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Single and fabulous? Well then this is the column for you!

Ever wish you had your own personal Carrie Bradshaw to answer your questions — not just about what to do if your boyfriend dumps you via text message — but serious issues that confront us? This special daily edition of “Lis on Law” will address topics that single women are faced and that everybody wonders about — but no one has time to figure out.

Between work, working out, dating and maintaining a social life, it’s tough to find time to do much else. So, read up and prepare to be fully armed for brunch this weekend with your friends with some super conversation topics! Your pals will be amazed!

* Scroll to the bottom for disclaimer information

With all the news of celebrities like Angelina adopting babies — What does a single girl need to do to adopt?

First, just to explain legally what adoption means — it’s the process by which a birth parents' rights and obligations toward their child are terminated and the adopting parent or parents assume all those rights and responsibilities. Once a child has been adopted, the birth parents are no longer responsible for their child. Adoption procedures are defined by statutes, which vary from state to state.

Most adoption statutes require that an adopting parent be an adult, but she doesn’t have to be married. A few states have recognized the right of persons in same-sex relationships to adopt.

Sound too easy? Here’s the catch for the single girl — a court can consider whether you are married when deciding if adoption would be in the best interest of the child. Before approving an adoption, a judge has to determine that the adoption will promote the best interest of the child. To determine the best interest of the child, courts generally inquire into matters such as health, age, motive and capacity of the potential parent to actually parent. Such factors determine “fitness” of the potential parents. Often an agent from an adoption agency comes to the potential parent’s residence and after observing them for a while assesses if the best interest of the child could be fulfilled in this environment. How’s that for a stressful situation?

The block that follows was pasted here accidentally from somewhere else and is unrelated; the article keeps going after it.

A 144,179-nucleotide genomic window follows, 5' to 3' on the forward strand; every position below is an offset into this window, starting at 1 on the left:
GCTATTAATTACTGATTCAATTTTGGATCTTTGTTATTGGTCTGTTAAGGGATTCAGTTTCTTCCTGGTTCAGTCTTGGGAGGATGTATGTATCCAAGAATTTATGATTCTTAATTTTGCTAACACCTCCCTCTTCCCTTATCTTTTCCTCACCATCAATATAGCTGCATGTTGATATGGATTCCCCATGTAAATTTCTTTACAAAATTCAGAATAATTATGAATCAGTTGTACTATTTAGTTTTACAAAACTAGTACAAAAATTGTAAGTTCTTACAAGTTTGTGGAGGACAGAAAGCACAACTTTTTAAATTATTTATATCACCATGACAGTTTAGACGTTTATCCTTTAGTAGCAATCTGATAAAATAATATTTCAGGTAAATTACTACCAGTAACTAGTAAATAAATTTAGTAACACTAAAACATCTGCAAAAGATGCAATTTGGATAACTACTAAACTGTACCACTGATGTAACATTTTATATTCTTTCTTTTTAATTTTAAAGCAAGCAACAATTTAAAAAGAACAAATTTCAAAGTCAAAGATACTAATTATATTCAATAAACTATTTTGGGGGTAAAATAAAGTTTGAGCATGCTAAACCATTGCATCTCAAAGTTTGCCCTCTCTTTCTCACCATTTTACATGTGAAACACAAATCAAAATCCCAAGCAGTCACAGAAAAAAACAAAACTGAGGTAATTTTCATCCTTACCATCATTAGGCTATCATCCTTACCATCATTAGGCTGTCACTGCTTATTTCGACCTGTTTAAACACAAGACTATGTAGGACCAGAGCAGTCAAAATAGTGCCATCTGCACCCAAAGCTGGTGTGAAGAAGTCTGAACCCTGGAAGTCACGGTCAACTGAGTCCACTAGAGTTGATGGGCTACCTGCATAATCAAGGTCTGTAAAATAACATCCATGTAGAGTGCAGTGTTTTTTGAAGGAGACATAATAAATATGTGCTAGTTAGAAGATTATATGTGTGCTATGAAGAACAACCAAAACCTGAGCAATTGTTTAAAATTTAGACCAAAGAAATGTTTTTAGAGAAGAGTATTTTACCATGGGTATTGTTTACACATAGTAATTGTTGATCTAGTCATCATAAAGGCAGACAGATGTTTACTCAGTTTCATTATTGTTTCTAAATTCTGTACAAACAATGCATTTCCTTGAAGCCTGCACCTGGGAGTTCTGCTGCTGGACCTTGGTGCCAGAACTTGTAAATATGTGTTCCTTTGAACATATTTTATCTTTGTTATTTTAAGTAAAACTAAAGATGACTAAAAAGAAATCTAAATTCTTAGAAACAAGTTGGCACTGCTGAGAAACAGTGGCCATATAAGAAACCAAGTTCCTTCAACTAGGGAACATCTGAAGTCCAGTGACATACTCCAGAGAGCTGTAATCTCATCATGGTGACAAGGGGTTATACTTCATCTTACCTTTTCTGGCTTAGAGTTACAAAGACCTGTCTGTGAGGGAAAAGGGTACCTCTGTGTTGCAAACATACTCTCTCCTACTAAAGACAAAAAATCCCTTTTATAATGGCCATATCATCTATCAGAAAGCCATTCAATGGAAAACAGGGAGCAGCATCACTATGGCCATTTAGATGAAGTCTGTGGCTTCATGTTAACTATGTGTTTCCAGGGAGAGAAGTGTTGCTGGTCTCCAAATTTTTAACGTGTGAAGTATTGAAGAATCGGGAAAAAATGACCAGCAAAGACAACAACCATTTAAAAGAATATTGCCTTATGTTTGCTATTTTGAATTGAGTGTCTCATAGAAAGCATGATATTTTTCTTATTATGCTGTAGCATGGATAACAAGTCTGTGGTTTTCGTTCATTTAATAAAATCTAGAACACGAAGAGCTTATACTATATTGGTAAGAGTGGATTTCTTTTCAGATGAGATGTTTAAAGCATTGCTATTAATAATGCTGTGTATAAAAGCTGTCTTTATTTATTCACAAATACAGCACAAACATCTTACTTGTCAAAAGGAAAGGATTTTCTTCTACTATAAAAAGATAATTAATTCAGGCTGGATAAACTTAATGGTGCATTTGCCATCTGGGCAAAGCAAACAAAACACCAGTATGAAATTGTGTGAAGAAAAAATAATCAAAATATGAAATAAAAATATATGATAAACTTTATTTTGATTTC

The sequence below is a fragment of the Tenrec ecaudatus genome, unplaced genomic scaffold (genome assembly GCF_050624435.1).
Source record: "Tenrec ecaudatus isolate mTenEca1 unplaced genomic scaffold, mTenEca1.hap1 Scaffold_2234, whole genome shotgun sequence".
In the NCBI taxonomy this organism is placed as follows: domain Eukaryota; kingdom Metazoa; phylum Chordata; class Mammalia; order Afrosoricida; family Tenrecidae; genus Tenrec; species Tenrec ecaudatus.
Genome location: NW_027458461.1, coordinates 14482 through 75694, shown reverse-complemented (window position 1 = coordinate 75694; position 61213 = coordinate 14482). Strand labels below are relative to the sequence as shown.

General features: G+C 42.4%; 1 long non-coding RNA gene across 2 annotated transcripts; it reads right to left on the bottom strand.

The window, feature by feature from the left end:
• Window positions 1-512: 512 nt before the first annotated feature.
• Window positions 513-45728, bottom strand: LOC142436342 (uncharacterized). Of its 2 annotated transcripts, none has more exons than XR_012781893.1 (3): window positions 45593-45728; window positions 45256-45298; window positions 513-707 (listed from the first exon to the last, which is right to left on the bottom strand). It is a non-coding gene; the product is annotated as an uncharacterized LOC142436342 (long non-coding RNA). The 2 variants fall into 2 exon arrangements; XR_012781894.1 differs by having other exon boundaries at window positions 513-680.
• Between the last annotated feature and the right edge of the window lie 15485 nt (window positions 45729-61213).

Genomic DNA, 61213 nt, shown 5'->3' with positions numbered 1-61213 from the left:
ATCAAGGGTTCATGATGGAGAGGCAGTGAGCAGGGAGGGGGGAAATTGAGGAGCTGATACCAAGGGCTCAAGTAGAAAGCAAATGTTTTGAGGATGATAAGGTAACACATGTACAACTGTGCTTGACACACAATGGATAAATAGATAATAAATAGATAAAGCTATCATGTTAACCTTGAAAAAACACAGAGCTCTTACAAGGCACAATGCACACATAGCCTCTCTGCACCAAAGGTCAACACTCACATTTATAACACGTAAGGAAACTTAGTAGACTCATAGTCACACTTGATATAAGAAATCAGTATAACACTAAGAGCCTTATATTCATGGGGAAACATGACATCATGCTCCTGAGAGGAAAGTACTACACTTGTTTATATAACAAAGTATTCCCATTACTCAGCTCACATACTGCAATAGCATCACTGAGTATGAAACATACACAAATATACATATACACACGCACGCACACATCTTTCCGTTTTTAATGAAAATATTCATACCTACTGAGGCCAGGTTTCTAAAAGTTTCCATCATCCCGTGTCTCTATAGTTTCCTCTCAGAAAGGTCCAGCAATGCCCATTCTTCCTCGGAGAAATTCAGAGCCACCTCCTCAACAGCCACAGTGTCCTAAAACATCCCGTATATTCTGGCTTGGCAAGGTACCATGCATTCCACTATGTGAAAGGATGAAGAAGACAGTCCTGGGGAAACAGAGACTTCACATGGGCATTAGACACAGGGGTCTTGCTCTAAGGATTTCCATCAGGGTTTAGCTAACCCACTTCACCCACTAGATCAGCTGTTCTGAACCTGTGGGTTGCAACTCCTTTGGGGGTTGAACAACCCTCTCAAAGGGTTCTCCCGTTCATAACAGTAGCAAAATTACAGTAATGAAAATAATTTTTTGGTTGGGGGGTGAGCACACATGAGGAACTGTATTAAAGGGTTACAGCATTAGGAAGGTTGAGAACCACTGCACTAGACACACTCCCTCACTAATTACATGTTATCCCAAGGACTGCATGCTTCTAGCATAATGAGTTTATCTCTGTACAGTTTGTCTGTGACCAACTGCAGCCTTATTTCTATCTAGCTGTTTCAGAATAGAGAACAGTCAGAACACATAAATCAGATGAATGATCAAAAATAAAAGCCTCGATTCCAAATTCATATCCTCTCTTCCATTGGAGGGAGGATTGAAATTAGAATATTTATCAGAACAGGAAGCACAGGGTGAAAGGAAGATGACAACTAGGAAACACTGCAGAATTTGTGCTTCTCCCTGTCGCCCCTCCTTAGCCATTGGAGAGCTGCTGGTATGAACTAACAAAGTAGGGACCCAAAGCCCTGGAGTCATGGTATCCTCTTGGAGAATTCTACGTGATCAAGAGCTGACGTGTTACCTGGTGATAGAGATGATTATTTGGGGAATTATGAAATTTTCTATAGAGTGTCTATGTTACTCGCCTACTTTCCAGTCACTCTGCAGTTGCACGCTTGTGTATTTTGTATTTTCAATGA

Potential adopting parents may be single, childless or already parenting other children. Agencies just want to ensure that you can care for a child and meet his or her needs. Divorce or a history of marital or personal counseling does not automatically eliminate you as a candidate. In fact you’re not even required to have a certain income. What agencies are really looking for is permanence, stability and commitment.

Recently, in fact, some agencies have even found single parents to be the placement of choice in situations with children who have trouble dealing with two parents due to past abuse or neglect. Recent studies have found single-parent adoptions to be highly successful for adopted children. However, just so you know, infant adoptions are often more restrictive, sometimes requiring two parent homes. But singles out there don’t hesitate to at least apply if you feel like you’re ready!

Just some final thoughts — remember that once you adopt a child you assume all the legal obligations of parenthood. So make sure you’re ready to be a parent — from diapers to college tuition — before you start the process.

• Have a question for Lis? E-mail her and check back tomorrow for another edition of "Lis and the Single Girl."

• CLICK HERE for yesterday's entry!

Sources:

• 10 Steps to Adoption

• The Law and Adoption

• The many faces of adoption

• What happens in the case of a missing parent or an abandonment?

Family Law, 2nd edition; Harris, & Teitelbaum (Aspen)

• What is ‘adoption’ in a legal sense?

• Who Can Adopt?

* Disclaimer

The information contained in this Web site feature entitled “LIS ON LAW,” is provided as a service to visitors of foxnews.com, and does not constitute legal advice or establish an attorney client relationship. FOX NEWS NETWORK, LLC makes no claims, promises or guarantees about the accuracy, completeness, or adequacy of the information contained in or linked to this web site feature and its associated sites. Nothing provided herein should be used as a substitute for the advice of your own counsel.

• E-mail Lis With Your Legal Questions!

Lis Wiehl joined FOX News Channel as a legal analyst in October 2001. She is currently a professor of law at the New York Law School. Wiehl received her undergraduate degree from Barnard College in 1983 and received her Master of Arts in Literature from the University of Queensland in 1985. In addition, she earned her Juris Doctor from Harvard Law School in 1987. Lis is also the author of The 51% Minority — How Women Still Are Not Equal and What You Can Do About It. (Watch the Video) To read the rest of Lis's bio, click here.